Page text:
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Thread: Prospective from a Graduate - My Experience at SHSU

  1. #1
    RabbiDoc is offline Newbie 513 points
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    Prospective from a Graduate - My Experience at SHSU

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    Dear Colleagues,

    I would like to share with you my experience with Spartan Health Sciences University School of Medicine.

    Let me first start off by saying, I am not an employee of the school nor do I have a stake in its finances what-so-ever. This is a true account of experience.

    I graduated from Spartan in December 2006. I entered the May 2003 class with 25 other students. I completed 3 years of undergraduate education at a prestegious university in Canada and enrolled at Spartan for my medical school education. I did plenty of research prior to choosing Spartan. I looked into every caribbean medical school in existence. I found graduates of Spartan who were practicing by doing online searches and I would call them directly (sometimes at their private clinics) to ask them about their experience. In retrosepect, that may not have been the best way to go about things but at the end of my research I felt comfortable with attending Spartan. I was on this forum reading every post and posting my own questions. I felt my research of Spartan was comprehensive and I decided to attend.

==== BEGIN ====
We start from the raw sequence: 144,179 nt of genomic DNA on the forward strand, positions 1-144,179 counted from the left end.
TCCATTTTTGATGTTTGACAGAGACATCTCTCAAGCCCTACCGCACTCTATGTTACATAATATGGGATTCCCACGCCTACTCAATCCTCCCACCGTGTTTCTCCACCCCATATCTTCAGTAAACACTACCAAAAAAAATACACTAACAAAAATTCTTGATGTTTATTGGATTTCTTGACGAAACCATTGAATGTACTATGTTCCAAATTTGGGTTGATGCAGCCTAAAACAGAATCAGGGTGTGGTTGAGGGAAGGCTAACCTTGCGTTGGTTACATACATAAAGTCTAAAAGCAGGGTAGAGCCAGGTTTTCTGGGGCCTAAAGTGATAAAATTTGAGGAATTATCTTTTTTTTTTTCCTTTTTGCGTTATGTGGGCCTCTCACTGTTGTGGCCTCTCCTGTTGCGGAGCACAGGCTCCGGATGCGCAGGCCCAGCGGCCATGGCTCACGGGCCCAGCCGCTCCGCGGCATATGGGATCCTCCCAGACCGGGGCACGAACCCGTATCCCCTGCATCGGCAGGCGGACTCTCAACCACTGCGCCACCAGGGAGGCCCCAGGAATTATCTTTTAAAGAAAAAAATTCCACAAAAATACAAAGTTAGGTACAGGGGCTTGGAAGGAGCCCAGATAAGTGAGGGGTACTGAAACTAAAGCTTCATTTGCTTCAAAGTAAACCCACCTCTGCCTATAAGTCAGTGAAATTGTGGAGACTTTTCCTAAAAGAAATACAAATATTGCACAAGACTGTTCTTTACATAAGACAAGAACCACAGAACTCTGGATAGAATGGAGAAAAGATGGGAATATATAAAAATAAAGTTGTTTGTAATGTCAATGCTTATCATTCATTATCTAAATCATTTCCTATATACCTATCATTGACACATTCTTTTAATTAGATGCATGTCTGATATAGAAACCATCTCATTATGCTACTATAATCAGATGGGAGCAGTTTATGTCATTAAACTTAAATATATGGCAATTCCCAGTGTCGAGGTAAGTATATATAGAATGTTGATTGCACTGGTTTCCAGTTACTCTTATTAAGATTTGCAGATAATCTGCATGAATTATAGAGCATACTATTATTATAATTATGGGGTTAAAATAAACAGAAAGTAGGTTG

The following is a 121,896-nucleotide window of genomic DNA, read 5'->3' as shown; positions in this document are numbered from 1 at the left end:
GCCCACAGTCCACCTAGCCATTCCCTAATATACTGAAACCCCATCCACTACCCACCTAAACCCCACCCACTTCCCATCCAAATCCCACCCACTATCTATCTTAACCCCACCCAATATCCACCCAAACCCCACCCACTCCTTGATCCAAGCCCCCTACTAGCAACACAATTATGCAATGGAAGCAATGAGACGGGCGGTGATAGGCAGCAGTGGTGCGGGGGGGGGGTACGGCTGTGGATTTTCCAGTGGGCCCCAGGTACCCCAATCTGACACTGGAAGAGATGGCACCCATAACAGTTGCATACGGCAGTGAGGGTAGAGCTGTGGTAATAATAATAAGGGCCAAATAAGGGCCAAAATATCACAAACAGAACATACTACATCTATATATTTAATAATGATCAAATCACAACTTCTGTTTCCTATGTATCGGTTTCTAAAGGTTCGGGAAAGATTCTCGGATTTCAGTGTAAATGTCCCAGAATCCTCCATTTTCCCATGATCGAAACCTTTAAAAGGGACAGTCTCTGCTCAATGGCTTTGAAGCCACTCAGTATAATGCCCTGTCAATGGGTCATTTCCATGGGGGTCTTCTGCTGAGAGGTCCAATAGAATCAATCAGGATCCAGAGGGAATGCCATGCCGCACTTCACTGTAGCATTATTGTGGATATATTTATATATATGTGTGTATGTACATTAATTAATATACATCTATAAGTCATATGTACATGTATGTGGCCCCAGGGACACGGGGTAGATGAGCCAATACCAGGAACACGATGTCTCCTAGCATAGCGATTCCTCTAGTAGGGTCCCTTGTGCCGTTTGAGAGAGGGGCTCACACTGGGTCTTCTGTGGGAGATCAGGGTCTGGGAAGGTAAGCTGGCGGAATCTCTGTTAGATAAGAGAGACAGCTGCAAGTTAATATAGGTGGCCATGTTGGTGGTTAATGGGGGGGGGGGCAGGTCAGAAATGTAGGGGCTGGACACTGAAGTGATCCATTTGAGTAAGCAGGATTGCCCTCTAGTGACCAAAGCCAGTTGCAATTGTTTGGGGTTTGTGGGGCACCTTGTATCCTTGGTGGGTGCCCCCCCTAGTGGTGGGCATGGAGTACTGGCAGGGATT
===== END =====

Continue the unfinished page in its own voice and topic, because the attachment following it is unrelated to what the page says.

I arrived in Vieux Fort, St. Lucia in May of 2003 expecting resorts and Miami living. I was dead wrong! The first thing I wanted to do when I arrived, was fly right back home. I met other students who were going to be starting in my class, and we all felt scared. We had arrived in a developing nation where the roads were rickety, the system completely different, and feeling like you're on a rock in the middle of the ocean a million miles from the comforts of the USA/Canada. I had traveled to many foreign countries beforehand, and seen poverty plenty but actually living in a developing nation was a whole other animal. I remember seeing the school for the first time and thinking "this is it?". I was unsure if I would make it to my dream of practicing medicine. Many others around me had negative attitudes and this scared me even more. Before school started, I met with upperclassmen and felt somewhat comforted - "these people can do it, so I can too", I thought.